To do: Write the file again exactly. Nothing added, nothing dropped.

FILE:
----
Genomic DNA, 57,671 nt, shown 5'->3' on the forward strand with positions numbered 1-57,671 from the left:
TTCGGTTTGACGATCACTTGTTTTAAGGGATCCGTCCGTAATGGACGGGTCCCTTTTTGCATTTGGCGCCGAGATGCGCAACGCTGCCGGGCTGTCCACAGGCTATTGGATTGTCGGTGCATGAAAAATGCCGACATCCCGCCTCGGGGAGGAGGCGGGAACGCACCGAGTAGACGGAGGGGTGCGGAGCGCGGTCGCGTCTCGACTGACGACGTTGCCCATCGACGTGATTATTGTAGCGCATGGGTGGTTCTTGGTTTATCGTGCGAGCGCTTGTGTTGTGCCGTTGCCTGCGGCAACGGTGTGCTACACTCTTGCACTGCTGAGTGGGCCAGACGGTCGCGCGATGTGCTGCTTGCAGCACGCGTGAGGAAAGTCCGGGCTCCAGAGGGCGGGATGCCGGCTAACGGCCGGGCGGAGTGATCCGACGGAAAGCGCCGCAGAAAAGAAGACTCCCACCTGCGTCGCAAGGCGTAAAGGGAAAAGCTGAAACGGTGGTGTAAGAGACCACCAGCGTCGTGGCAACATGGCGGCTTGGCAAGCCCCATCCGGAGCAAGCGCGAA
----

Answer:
Genomic DNA, 57,671 nt, shown 5'->3' on the forward strand with positions numbered 1-57,671 from the left:
TTCGGTTTGACGATCACTTGTTTTAAGGGATCCGTCCGTAATGGACGGGTCCCTTTTTGCATTTGGCGCCGAGATGCGCAACGCTGCCGGGCTGTCCACAGGCTATTGGATTGTCGGTGCATGAAAAATGCCGACATCCCGCCTCGGGGAGGAGGCGGGAACGCACCGAGTAGACGGAGGGGTGCGGAGCGCGGTCGCGTCTCGACTGACGACGTTGCCCATCGACGTGATTATTGTAGCGCATGGGTGGTTCTTGGTTTATCGTGCGAGCGCTTGTGTTGTGCCGTTGCCTGCGGCAACGGTGTGCTACACTCTTGCACTGCTGAGTGGGCCAGACGGTCGCGCGATGTGCTGCTTGCAGCACGCGTGAGGAAAGTCCGGGCTCCAGAGGGCGGGATGCCGGCTAACGGCCGGGCGGAGTGATCCGACGGAAAGCGCCGCAGAAAAGAAGACTCCCACCTGCGTCGCAAGGCGTAAAGGGAAAAGCTGAAACGGTGGTGTAAGAGACCACCAGCGTCGTGGCAACATGGCGGCTTGGCAAGCCCCATCCGGAGCAAGCGCGAA